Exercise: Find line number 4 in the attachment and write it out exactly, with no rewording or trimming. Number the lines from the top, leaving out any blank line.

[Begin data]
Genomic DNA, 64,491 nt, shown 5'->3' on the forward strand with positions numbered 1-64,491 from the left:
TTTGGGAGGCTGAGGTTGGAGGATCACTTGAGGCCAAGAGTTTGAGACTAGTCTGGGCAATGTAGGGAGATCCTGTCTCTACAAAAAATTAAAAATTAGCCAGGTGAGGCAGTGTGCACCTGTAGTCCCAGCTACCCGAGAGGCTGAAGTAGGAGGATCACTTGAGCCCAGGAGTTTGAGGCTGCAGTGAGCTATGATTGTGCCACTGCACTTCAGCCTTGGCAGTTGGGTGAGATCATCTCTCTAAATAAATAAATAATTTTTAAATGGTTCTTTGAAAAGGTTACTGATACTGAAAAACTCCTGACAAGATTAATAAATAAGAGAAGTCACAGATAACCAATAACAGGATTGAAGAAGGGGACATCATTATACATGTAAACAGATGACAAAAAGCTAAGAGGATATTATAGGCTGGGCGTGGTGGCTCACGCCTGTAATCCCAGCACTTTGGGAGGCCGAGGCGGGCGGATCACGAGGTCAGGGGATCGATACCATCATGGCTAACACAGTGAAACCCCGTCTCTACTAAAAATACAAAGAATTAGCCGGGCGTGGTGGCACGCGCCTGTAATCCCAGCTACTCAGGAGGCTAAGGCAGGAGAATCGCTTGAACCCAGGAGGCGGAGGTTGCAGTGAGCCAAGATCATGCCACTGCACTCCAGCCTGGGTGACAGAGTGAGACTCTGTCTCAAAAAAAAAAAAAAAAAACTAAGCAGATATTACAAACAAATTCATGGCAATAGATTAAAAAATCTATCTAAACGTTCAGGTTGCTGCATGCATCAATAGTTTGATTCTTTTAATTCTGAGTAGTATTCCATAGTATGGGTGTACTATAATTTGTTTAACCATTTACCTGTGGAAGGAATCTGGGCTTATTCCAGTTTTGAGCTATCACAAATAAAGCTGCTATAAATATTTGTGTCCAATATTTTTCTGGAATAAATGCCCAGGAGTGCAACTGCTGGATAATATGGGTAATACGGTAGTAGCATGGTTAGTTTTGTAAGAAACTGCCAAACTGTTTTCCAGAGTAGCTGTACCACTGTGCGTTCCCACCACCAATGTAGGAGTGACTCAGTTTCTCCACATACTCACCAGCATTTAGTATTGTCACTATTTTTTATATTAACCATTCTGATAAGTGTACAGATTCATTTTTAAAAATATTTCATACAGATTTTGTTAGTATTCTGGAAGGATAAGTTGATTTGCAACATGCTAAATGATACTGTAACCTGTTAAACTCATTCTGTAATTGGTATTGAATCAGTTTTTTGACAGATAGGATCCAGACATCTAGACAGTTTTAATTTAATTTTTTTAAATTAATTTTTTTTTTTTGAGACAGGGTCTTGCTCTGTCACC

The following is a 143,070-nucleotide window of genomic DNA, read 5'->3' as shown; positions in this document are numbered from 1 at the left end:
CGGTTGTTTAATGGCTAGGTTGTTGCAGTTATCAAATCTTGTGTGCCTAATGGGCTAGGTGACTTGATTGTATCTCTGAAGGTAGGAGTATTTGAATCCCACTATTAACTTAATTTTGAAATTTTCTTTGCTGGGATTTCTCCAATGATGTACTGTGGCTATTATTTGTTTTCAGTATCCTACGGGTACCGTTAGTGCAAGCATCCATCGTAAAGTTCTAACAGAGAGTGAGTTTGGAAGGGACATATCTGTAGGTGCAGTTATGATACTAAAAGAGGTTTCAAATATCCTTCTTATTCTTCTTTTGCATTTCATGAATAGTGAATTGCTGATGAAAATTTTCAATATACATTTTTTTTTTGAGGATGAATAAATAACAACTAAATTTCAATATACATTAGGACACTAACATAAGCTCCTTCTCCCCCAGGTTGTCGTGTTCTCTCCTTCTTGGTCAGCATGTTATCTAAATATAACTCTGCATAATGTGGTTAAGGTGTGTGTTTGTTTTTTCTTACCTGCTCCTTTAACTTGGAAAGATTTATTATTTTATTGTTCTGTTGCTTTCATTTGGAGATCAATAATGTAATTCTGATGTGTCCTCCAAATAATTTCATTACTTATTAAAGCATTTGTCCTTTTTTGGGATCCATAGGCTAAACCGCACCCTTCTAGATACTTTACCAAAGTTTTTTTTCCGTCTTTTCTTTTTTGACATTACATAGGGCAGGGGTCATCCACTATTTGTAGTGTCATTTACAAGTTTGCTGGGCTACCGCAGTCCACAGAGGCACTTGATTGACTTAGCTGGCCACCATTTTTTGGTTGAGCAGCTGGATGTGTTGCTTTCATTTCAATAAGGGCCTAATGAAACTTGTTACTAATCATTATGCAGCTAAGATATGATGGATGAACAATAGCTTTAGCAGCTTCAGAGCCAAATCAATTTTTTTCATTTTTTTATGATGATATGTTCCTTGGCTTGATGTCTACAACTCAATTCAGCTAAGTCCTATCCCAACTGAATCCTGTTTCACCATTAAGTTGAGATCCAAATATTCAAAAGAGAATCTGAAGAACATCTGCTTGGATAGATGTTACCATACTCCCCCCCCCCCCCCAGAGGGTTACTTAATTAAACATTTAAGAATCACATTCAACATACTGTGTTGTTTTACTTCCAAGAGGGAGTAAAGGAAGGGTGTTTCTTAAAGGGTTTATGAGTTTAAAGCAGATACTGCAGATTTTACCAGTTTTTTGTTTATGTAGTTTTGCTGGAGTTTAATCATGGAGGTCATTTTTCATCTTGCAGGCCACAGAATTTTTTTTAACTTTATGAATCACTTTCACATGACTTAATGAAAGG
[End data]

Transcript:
CGGTTGTTTAATGGCTAGGTTGTTGCAGTTATCAAATCTTGTGTGCCTAATGGGCTAGGTGACTTGATTGTATCTCTGAAGGTAGGAGTATTTGAATCCCACTATTAACTTAATTTTGAAATTTTCTTTGCTGGGATTTCTCCAATGATGTACTGTGGCTATTATTTGTTTTCAGTATCCTACGGGTACCGTTAGTGCAAGCATCCATCGTAAAGTTCTAACAGAGAGTGAGTTTGGAAGGGACATATCTGTAGGTGCAGTTATGATACTAAAAGAGGTTTCAAATATCCTTCTTATTCTTCTTTTGCATTTCATGAATAGTGAATTGCTGATGAAAATTTTCAATATACATTTTTTTTTTGAGGATGAATAAATAACAACTAAATTTCAATATACATTAGGACACTAACATAAGCTCCTTCTCCCCCAGGTTGTCGTGTTCTCTCCTTCTTGGTCAGCATGTTATCTAAATATAACTCTGCATAATGTGGTTAAGGTGTGTGTTTGTTTTTTCTTACCTGCTCCTTTAACTTGGAAAGATTTATTATTTTATTGTTCTGTTGCTTTCATTTGGAGATCAATAATGTAATTCTGATGTGTCCTCCAAATAATTTCATTACTTATTAAAGCATTTGTCCTTTTTTGGGATCCATAGGCTAAACCGCACCCTTCTAGATACTTTACCAAAGTTTTTTTTCCGTCTTTTCTTTTTTGACATTACATAGGGCAGGGGTCATCCACTATTTGTAGTGTCATTTACAAGTTTGCTGGGCTACCGCAGTCCACAGAGGCACTTGATTGACTTAGCTGGCCACCATTTTTTGGTTGAGCAGCTGGATGTGTTGCTTTCATTTCAATAAGGGCCTAATGAAACTTGTTACTAATCATTATGCAGCTAAGATATGATGGATGAACAATAGCTTTAGCAGCTTCAGAGCCAAATCAATTTTTTTCATTTTTTTATGATGATATGTTCCTTGGCTTGATGTCTACAACTCAATTCAGCTAAGTCCTATCCCAACTGAATCCTGTTTCACCATTAAGTTGAGATCCAAATATTCAAAAGAGAATCTGAAGAACATCTGCTTGGATAGATGTTACCATACTCCCCCCCCCCCCCCAGAGGGTTACTTAATTAAACATTTAAGAATCACATTCAACATACTGTGTTGTTTTACTTCCAAGAGGGAGTAAAGGAAGGGTGTTTCTTAAAGGGTTTATGAGTTTAAAGCAGATACTGCAGATTTTACCAGTTTTTTGTTTATGTAGTTTTGCTGGAGTTTAATCATGGAGGTCATTTTTCATCTTGCAGGCCACAGAATTTTTTTTAACTTTATGAATCACTTTCACATGACTTAATGAAAGG